For instance having two large disks that spin at some rate of rotation counter to one another, rather than wings?
I doubt it: what’s the advantage?
years ago there was a conceptual drawing of a jet powered flying saucer that had a spinning outer wing with the air from the engine flowing over the surface for lift. This isn’t what I was looking for but you get the jist of it.
Isn’t a frisbee a glider based on the frisbee?
Are you asking about something that would carry a human?
I don’t believe the rotation provides any lift, just stability so the disk stays in roughly the same plane. This would delay the inevitable stall.
And when I think about it, the rotation of a solid disk would probably prevent the wing from any degree of controllability. Think about flaps and ailerons and such – it their location and orientation to the airflow is constantly and rapidly changing, how could a pilot exercise any control?
Hmmm, a kind of helicopter with a solid disk instead of a rotor? Doesn’t seem to make much sense. Presumably a disk would be MUCH heavier than a rotor while providing much less lift. Though maybe you wouldn’t need a big engine to spin it and keep it stable if the weight of the cabin hanging down along with some kind of tail might do the same function. So then you just need some large force to fling it in whatever direction you want it to go.
But to directly answer your question, I’ve never heard of an attempt to scale up a frisbee to carry a human, if that is indeed your question.
Are you thinking of the Avrocar?
Looks very similar to a frisbee but flew by entirely different principles. It mounted a vertical jet – sucked air in at the top and blasted it out the bottom. I don’t think they could ever get it more than 10 feet or so off the gound because the engines of the time just weren’t powerful enough.
I bet da Vinci considered a disk atop his motor-less, yet flightless, helicopter design, but realized by cutting slits and bending out “little wings” creates much better results, as Boyo Jim explains above.
The idea that these toys could be scaled up, well that would just be another kind of fancy helicopter, wouldn’t it?
How would a frisbeecoptor generate any lift at all?
The title of the OP merely refers to gliders. However, I just don’t see any advantage for a frisbee glider over a conventional glider. Organising the whole spinning thing would add needless complexity to what advantage?
The “stability” to stay level floating in the same plane, is a kind of lift, it’s called “aerodynamic lift” and it’s ruled by the same properties that lifts gliders. This is how the Ultimate Frisbee Guidebook describes the lift of a Frisbee.
And this, is how NASA describes the lift of a glider.
The Skyaak looks pretty cool. I love to see one IRL.
No, I don’t think so. The stability allows it to maintain the lift it has for a longer period of time, but it is not “lift” in and of itself. Imagine a conventional wing, alone, just thrown through the air. For some brief moments, while it is correctly oriented to the airflow, it will generate lift. Because it is unstable, it will will pitch and yaw, sometimes generating no lift and sometimes generating negative lift. Adding tail surfaces and altering the center of gravity provides the stability the wing needs to generate a consistent amount of lift.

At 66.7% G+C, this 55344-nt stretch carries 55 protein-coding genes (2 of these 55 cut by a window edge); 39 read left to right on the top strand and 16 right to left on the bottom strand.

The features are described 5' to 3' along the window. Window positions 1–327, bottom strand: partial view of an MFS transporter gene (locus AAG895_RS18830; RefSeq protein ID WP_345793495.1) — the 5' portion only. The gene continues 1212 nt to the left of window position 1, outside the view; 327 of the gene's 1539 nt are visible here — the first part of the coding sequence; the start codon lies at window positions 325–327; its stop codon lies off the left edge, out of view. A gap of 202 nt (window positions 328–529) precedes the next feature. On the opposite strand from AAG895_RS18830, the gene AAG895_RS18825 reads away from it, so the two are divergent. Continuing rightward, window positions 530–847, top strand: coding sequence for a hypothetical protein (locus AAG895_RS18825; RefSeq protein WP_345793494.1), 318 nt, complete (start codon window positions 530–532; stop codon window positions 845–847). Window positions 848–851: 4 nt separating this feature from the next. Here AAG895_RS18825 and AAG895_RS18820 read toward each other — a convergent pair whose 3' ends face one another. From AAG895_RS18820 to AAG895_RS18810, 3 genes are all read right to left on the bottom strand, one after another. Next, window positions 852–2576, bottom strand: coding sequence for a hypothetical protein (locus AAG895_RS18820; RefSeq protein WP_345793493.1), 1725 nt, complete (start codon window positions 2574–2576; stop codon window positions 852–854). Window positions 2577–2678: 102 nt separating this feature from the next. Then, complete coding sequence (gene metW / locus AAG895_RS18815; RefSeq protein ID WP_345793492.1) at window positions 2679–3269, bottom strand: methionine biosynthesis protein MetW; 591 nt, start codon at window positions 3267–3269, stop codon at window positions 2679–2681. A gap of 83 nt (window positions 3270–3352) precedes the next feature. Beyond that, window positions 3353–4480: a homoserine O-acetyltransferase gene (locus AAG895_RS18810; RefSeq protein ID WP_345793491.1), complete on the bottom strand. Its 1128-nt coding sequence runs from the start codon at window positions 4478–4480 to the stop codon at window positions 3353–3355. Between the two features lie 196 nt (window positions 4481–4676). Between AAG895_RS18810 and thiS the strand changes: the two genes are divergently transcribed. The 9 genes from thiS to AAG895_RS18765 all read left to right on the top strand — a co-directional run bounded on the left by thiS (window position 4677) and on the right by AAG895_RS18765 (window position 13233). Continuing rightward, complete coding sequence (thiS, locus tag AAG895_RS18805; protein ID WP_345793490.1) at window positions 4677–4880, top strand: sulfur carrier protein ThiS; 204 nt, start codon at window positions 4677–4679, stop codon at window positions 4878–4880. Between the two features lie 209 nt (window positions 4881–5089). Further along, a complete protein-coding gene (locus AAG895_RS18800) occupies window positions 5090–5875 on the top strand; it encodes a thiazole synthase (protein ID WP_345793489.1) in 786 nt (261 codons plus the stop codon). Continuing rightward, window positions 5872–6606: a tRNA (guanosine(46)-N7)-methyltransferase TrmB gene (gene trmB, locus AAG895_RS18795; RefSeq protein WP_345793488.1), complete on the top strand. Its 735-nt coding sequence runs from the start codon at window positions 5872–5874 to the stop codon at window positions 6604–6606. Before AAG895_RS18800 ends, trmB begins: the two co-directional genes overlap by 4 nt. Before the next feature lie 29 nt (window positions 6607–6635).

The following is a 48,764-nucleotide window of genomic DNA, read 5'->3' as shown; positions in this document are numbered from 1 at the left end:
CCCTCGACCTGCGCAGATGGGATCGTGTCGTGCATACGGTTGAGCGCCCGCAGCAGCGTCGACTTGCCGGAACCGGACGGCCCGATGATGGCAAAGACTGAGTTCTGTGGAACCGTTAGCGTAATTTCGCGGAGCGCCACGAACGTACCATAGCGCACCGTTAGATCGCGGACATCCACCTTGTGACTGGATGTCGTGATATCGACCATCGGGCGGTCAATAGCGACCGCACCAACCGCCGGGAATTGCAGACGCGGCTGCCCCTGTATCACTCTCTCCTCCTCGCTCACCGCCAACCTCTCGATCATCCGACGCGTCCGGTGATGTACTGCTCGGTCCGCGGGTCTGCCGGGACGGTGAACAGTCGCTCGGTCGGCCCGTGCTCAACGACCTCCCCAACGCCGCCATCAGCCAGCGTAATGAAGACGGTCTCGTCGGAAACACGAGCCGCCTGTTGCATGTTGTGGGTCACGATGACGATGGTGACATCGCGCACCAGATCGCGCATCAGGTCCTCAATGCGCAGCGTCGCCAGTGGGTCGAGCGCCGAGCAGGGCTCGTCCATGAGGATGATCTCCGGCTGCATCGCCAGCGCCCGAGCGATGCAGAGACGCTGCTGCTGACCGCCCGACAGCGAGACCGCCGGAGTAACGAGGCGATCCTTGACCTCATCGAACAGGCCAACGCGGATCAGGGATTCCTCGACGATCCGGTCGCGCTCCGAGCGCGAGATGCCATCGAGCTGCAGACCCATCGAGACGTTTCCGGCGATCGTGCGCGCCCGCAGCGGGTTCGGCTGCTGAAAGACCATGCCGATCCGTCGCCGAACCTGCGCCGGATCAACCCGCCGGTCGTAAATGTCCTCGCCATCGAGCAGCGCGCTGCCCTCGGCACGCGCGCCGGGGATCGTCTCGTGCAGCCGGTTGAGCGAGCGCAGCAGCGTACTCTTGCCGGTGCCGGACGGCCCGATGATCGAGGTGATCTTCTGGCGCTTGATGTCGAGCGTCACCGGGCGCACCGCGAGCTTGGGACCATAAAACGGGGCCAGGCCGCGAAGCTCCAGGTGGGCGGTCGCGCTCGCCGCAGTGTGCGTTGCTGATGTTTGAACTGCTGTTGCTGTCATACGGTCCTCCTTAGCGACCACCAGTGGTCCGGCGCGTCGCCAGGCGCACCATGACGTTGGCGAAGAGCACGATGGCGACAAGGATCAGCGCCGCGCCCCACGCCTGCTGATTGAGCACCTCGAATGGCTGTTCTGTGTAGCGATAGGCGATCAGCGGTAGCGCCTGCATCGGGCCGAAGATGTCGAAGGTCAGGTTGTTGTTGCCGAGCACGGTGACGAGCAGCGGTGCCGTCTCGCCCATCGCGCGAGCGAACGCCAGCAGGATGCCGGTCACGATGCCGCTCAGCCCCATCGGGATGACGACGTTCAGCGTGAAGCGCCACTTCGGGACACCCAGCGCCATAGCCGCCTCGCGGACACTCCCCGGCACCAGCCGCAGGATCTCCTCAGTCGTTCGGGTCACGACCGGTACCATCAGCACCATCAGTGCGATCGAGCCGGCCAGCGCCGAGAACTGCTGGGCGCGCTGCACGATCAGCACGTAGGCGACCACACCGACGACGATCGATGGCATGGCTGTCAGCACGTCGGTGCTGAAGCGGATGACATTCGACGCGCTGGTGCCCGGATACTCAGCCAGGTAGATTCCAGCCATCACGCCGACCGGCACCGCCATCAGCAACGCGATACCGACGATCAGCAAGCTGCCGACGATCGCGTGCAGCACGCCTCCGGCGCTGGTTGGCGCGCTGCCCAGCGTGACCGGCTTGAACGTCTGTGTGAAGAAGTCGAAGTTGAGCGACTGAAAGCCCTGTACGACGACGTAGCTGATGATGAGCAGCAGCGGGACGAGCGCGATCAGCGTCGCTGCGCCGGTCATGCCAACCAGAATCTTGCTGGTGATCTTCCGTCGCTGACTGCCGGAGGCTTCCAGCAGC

I wish I could see that first link, but I’m at work and the company filter is blocking the site.
I can see the second link, and it looks to me as if this invention has some kind of fan in the center. Though it’s hard to tell because the photo quality is so poor. But if that’s the case, it puts it more in the neighborhood of the Avrocar (above) than a frisbee. As far as the ring around the fan goes, it probably has a couple of functions. One would be to compress and “focus” the fan airflow to generate greater lift, and another would be to act in a similar fashion to a parachute if the engine failed.
Instead of tying up hanger space, they could land next door at the golf course.
Dunno. What’s the glide ratio of a frisbee versus a regular modern glider?
Are you kidding? They’ll land on the roof, every time.
Some googling suggests that a frisbee manages about 4:1. Modern gliders easily achieve 40:1; certain exotic designs approach 70:1.
Essential to the high performance of modern gliders is a high aspect ratio (wingspan divided by average wing chord - usually computed as wingspan[sup]2[/sup] / wing area). A spinning disc is always going to have a low aspect ratio, and thus can’t really be an efficient way to fly.
I just watched the YouTube video of some kids throwing one around. It was about like throwing around a stick.
Very well, but in order to “lift” or “glide” it has to spin right?